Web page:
There are many expressions in the English language that refer to one certain fruit. Everything is peaches and cream. You’re a real peach. That would be peachy keen. She’s sweet as a peach. All of these various accolades honor the humble peach, which is really a nutritional powerhouse that can help us in a number of ways. So, on National Eat a Peach Day, let’s learn a little bit about peaches and take a look at the various benefits they can provide.
Native to China, peaches are still commonly grown there, as well as in other areas of south Asia, parts of Europe, and the United States. They have a fuzzy skin and generally range in hue from a golden yellow to a reddish shade. And they can offer advantages to your body, inside and out.
Peaches are a great source of antioxidants. This means they help combat the free radicals that can wreak havoc in the cells throughout the body and provide some protection from disease. They are also especially high in polyphenols (compounds that help plants ward off the damaging effects of the sun’s ultraviolet radiation) such as tannic, chlorogenic, and caffeic acid, which were linked in a 2014 study at Washington State University in Pullman with combatting breast cancer and inhibiting the spread of the disease.1Noratto, Guiliana; et al. “Polyphenolics from peach (Prunus persica var. Rich Lady) inhibit tumor growth and metastasis of MDA-MB-435 breast cancer cells in vivo.” Journal of Nutritional Biochemistry. 18 March 2014. Accessed 1 August 2016. http://www.jnutbio.com/action/showMultipleAbstracts. In addition, a 2006 study at the Harvard School of Public Health in Boston, Massachusetts found that peaches were the non-citrus fruit most strongly associated with a lower risk of oral cancer.2Nairi Maserejian, Nancy; et al. “Prospective Study of Fruits and Vegetables and Risk of Oral Premalignant Lesions in Men.” American Journal of Epidemiology. 17 July 2006. Accessed 1 August 2016. http://aje.oxfordjournals.org/content/164/6/556.full?cited-by=yes&legid=amjepid;164/6/556.
The antioxidants in peaches are also beneficial because they promote better cardiovascular health. Peaches also contain iron, which improves the production of the red blood cells that transport oxygen from the lungs to the rest of the body. The beta carotene and phenolic acids found in peaches can help control cholesterol—another factor in the development of heart disease—by reducing the oxidation of the LDL, or “bad,” cholesterol.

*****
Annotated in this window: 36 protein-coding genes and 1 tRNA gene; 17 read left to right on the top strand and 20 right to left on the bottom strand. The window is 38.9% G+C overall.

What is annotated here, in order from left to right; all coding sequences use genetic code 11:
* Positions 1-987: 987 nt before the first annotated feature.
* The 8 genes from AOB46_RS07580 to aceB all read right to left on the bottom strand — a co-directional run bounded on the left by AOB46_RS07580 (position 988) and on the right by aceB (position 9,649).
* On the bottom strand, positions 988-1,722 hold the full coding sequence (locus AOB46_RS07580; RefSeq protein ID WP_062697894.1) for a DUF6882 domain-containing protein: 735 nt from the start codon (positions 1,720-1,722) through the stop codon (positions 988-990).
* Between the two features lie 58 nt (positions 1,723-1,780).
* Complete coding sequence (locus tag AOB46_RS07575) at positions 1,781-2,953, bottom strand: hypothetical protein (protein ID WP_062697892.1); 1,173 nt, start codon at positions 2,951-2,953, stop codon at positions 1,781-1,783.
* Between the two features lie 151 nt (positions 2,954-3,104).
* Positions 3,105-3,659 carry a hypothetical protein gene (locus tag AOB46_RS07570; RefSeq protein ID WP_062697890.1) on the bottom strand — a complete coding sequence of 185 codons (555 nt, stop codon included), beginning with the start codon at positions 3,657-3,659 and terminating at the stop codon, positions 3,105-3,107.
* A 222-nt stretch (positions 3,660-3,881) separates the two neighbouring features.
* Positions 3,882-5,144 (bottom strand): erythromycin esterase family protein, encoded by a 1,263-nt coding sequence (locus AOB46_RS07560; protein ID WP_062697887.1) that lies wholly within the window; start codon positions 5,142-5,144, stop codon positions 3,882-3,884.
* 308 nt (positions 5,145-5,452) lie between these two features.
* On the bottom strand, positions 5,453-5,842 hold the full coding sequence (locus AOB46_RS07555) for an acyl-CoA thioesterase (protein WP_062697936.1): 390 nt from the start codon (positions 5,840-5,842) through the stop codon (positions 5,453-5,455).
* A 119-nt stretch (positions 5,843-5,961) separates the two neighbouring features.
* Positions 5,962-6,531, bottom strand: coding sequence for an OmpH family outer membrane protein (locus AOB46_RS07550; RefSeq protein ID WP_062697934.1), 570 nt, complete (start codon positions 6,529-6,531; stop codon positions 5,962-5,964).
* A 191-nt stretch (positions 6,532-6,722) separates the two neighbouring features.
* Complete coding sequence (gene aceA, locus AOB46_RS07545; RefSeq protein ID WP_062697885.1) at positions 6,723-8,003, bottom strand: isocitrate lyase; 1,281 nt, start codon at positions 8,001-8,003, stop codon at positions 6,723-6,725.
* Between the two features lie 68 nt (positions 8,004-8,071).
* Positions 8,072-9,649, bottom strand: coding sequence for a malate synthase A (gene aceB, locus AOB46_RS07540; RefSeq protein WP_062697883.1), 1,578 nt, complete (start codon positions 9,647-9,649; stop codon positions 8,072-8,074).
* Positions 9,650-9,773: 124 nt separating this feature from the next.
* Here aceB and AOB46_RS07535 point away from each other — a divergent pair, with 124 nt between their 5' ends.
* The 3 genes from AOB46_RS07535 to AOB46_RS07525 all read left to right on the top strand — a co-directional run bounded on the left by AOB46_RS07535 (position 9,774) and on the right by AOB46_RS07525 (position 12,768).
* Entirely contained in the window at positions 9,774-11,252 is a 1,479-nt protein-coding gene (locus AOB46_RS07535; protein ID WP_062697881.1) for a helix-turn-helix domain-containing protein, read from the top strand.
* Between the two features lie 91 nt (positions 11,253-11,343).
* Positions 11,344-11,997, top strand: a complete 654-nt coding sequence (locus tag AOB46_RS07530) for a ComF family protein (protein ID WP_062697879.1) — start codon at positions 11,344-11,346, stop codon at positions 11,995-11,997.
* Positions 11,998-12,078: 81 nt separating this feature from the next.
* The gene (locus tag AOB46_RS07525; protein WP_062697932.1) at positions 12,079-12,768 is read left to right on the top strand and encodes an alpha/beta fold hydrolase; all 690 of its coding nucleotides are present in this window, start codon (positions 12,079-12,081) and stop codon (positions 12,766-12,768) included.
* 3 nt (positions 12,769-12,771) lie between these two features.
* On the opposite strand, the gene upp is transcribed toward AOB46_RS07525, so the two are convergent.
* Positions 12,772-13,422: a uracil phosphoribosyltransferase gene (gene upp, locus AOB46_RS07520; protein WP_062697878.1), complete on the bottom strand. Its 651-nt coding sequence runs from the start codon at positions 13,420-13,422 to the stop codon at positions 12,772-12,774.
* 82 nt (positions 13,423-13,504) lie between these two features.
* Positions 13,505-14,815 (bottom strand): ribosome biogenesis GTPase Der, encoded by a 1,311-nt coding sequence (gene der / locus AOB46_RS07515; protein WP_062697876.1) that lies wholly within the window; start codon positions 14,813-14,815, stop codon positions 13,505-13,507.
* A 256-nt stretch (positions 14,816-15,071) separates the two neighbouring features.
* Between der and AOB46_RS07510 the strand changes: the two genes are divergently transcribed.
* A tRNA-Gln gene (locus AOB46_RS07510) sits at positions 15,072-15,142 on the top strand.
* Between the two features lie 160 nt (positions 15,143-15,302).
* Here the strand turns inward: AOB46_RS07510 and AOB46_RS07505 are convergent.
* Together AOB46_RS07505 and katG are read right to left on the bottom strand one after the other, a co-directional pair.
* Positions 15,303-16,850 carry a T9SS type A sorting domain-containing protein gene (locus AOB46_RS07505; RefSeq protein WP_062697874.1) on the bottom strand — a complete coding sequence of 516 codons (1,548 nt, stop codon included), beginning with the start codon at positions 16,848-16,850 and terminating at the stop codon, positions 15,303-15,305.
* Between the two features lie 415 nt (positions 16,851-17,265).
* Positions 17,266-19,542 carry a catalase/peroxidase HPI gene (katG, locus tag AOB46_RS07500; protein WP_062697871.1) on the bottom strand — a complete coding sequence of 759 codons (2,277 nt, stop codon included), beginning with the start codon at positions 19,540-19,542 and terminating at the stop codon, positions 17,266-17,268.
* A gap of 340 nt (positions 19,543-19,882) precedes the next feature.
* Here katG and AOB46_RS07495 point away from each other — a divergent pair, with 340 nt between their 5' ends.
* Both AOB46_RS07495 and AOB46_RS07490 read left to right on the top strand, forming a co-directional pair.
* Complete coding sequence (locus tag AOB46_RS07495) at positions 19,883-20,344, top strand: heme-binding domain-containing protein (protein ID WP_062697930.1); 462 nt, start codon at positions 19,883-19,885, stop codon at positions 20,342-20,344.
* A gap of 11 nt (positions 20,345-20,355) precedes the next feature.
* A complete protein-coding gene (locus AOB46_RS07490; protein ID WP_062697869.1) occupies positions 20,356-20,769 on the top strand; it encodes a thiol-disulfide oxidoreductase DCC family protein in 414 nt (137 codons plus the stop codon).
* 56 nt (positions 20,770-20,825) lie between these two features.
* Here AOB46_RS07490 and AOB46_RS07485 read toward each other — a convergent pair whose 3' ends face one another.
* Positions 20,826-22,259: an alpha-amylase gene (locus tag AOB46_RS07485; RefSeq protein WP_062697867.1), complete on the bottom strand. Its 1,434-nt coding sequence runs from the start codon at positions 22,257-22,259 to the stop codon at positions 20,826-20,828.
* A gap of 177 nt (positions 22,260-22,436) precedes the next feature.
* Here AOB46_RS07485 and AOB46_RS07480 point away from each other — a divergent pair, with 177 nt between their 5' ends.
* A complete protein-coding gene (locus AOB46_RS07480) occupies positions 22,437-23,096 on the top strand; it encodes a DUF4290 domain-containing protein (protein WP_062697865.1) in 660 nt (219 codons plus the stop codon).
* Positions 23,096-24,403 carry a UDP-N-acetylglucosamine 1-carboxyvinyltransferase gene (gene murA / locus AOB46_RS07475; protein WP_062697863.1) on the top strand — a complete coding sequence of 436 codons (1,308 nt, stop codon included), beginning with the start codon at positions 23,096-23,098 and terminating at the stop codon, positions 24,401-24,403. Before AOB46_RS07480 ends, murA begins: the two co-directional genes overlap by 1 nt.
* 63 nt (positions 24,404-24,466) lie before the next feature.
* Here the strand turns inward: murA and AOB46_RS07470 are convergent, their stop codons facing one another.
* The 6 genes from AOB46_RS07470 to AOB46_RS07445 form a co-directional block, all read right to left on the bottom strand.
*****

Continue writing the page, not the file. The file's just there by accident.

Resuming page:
Then there is eye health to consider. Peaches are rich in not only beta-carotene, but also vitamins A and C. These nutrients increase blood flow and offer a measure of protection from such common eye disorders as cataracts and macular degeneration. Peaches also contain high levels of zeaxanthin, a carotenoid that protects both the retina and lens of the eye from damage caused by the rays of the sun.
Your skin is yet another beneficiary of peach consumption. The vitamin A in the fruit ensures that skin can maintain a good moisture level, which can refine the skin’s texture. And the vitamin C peaches contain helps ward off damage from the destructive free radicals to which we are constantly exposed.
Peaches are a rich source of potassium, which contributes to regulating blood pressure, decreasing the risk of developing kidney stones, and strengthening the bones to prevent osteoporosis. Other minerals found in peaches, including magnesium, phosphorus, zinc, copper, manganese, and calcium, are all essential to keep various parts of the body from the muscles to the bones and from the immune system to the nervous system functioning well.
A large peach will provide you with three grams of fiber. You probably know that fiber is important for maintaining optimal digestion and preventing constipation. But it also helps to keep cholesterol in check, therefore promoting a healthy cardiovascular system. And an added benefit is that fiber fills you up, so after eating a peach you should feel satisfied and be less likely to seek out more food.
Plus, peaches are a sweet treat and naturally low in calories. A large peach only offers approximately 60 calories. They give you a sweet, flavorful option for a snack or dessert that won’t lead to weight gain. In fact, if you can substitute a peach for cookies, ice cream, or other processed junk foods high in fat and calories, you will cut your daily caloric total and achieve some weight loss over time.
And what could be easier, especially when they’re in season? Wash a peach and eat it with breakfast, bring one along to work, or leave a bowl of peaches on your counter to enjoy any time throughout the day.
References [ + ]
|1.||↑||Noratto, Guiliana; et al. “Polyphenolics from peach (Prunus persica var. Rich Lady) inhibit tumor growth and metastasis of MDA-MB-435 breast cancer cells in vivo.” Journal of Nutritional Biochemistry. 18 March 2014. Accessed 1 August 2016. http://www.jnutbio.com/action/showMultipleAbstracts.|
|2.||↑||Nairi Maserejian, Nancy; et al. “Prospective Study of Fruits and Vegetables and Risk of Oral Premalignant Lesions in Men.” American Journal of Epidemiology. 17 July 2006. Accessed 1 August 2016. http://aje.oxfordjournals.org/content/164/6/556.full?cited-by=yes&legid=amjepid;164/6/556.|